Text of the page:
AM I A NATIONALIST?
Pic.: Anand Seedhar
I have been restraining myself from commenting on the JNU issue… I have watched many of those videos, heard many of those speeches… listened to prime-time debates, read the newspaper reports… and, yet, I have kept my opinion to myself.
In life, we listen to only what we want to listen… watch only what we want to watch… We very, very rarely listen to what we do not want to, and watch we do not want to… Leave alone learn from what we do not like!
So, I have stayed away from such Nationalism Vs Anti-nationalism debates… Let those who like to debate it, do it… I do not like it… Hence, I am happy this way.
Am I a Nationalist?
“Do you love me?”
“Yes, I do.”
“Prove me, then.”
Yes, it is just as silly as that… as dumb!
I have to prove my Nationalism?
To whom, before whom?
Such is the sorry state of affairs, today… Everyone around me – including little boys and girls – are busy debating on this weird subject called Nationalism Vs Anti-nationalism!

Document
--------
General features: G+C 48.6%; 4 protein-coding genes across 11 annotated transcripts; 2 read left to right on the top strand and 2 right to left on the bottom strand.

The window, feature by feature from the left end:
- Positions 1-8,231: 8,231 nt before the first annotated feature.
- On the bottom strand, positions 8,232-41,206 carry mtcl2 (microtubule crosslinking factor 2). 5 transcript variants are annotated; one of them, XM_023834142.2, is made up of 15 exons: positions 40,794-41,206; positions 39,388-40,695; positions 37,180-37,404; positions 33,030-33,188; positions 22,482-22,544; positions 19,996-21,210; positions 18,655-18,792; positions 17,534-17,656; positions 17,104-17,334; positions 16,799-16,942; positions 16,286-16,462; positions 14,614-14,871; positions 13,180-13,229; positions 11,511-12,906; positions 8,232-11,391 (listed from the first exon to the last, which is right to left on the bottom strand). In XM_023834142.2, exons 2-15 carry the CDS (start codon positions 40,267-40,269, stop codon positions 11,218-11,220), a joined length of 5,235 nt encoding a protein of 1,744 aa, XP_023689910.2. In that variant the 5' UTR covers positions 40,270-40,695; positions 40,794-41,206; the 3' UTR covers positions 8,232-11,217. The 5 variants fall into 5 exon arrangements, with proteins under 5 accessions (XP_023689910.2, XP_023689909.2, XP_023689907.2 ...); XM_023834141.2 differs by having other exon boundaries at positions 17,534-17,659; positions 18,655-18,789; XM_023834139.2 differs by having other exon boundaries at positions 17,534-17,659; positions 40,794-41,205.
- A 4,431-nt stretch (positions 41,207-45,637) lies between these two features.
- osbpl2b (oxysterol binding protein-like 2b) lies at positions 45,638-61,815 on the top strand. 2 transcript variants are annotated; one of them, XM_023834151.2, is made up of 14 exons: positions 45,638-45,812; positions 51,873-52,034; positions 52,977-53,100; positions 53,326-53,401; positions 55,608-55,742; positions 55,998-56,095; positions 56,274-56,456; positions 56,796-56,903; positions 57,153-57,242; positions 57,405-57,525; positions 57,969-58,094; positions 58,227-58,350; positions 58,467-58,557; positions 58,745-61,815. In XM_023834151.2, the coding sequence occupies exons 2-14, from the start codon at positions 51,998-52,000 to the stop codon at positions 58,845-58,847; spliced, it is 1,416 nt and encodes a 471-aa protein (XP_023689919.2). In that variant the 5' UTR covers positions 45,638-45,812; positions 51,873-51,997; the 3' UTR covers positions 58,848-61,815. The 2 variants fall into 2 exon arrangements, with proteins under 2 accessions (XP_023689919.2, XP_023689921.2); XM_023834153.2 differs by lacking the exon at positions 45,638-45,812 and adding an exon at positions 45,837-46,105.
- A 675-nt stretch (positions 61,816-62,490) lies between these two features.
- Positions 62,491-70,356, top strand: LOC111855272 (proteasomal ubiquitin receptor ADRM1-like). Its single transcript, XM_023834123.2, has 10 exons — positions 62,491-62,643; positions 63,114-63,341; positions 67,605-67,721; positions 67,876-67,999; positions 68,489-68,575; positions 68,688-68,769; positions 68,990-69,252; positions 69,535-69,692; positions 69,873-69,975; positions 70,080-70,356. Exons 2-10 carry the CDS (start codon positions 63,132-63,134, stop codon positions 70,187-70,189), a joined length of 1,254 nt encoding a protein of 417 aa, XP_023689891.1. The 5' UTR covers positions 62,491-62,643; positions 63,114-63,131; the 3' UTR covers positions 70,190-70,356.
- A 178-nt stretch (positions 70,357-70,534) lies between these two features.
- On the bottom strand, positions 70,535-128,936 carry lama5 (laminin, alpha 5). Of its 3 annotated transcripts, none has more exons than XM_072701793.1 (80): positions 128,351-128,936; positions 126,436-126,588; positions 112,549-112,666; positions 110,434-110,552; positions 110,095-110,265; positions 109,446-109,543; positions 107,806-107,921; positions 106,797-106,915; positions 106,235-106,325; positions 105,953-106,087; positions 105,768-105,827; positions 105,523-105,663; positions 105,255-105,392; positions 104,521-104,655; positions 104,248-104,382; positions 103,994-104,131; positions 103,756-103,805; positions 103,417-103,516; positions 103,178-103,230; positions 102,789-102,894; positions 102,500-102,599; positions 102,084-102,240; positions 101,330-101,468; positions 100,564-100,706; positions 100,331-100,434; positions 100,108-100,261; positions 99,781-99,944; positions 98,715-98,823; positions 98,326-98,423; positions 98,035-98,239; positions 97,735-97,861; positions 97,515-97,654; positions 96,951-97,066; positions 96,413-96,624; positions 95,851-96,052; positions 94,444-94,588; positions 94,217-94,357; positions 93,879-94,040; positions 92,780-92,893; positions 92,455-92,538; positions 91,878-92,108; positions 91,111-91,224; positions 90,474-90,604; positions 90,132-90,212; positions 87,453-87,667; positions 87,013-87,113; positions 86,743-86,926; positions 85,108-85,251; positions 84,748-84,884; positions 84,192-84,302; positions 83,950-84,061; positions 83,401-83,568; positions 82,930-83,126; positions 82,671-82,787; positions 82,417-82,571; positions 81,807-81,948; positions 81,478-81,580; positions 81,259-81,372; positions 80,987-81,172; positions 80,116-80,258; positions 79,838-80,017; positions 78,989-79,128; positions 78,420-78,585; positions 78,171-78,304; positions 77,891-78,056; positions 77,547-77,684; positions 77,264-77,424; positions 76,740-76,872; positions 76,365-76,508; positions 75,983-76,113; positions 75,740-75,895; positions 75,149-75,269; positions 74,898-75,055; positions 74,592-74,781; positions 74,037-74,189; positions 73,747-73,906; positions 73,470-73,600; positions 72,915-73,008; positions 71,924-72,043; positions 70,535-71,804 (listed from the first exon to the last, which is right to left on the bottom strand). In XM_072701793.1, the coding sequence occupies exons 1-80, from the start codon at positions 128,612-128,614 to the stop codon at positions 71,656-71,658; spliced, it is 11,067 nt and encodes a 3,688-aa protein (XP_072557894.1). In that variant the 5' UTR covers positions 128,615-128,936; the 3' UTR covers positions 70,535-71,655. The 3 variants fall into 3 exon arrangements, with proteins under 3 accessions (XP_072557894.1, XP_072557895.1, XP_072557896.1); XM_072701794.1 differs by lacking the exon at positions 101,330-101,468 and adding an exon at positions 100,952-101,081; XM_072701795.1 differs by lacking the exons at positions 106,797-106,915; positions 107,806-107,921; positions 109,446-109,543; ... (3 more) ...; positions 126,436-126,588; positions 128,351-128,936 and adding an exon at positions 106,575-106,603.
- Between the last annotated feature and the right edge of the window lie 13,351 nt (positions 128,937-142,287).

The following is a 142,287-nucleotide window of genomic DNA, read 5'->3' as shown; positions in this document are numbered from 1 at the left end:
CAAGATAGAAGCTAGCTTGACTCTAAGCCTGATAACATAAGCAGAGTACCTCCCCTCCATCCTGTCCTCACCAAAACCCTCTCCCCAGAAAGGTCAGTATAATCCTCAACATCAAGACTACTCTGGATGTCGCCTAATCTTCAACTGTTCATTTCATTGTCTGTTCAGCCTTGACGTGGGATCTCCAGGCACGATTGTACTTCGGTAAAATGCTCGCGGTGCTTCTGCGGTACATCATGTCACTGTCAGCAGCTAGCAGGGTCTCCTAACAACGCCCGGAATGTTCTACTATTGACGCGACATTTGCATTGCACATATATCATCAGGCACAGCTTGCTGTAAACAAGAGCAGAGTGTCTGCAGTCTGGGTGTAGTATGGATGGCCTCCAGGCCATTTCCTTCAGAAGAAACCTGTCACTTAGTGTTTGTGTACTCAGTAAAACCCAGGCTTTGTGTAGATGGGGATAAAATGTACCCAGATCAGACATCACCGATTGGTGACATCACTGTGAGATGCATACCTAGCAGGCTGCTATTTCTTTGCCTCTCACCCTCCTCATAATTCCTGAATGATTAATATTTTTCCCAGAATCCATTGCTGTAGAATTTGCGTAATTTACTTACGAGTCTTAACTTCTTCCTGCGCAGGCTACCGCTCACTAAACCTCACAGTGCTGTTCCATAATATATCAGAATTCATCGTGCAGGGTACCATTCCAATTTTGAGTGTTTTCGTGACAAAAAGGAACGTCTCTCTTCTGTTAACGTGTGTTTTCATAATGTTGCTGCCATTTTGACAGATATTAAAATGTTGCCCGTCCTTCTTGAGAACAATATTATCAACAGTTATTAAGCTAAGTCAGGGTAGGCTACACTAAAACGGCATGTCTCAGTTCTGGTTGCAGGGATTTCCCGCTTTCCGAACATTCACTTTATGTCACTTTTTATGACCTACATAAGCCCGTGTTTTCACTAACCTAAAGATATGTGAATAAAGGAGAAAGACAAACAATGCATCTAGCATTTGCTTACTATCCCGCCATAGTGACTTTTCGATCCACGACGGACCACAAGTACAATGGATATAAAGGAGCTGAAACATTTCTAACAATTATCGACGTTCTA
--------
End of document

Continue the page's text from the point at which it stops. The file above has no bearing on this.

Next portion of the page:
Because I know, that I can never ‘win’ such a debate, I have stayed away from it.
But, today, I had accompanied a friend of mine to the Bombay High Court. The young advocate of my friend showed us many things in the iconic building… He showed us the famous court room where Bal Gangadhar Tilak was tried for sedition charges over a century ago… I was told, that the fire-brand freedom fighter had written a series of articles in his newspaper, ‘Kesari’… including the article titled: ‘Vinash Kale Vipareeta Buddhi’. The advocate narrated to us as to how Barrister Muhammad Ali Jinnah had fought for Tilak’s bail and how, eventually, the Jury had held Tilak guilty on sedition charges and sent him to a jail in Burma for six years.
But, what inspired me the most was what Tilak had said, when asked by the Jury if he had anything say after being sentenced. Tilak’s respose has been fittingly inscribed on a marble plaque, which, I was told, generations of legal practitioners have been drawing their strength from. Here are those rock-solid words:
“In spite of the verdict of the Jury, I maintain that I am innocent.
There are higher powers that rule the destinies of men and nations;
and I think, it may be the will of Providence
that the cause I represent may be benefited more
by my suffering than by my pen and tongue”.
I remained silent for a while after going through Tilak’s words…
It is ironical, that the same trial room, where Tilak was found guilty once, has turned, today, a place of pilgrimage and a colossal source of inspiration!
Am I a Nationalist?
“Can you prove that?”
I am happy, that I broke my silence, today!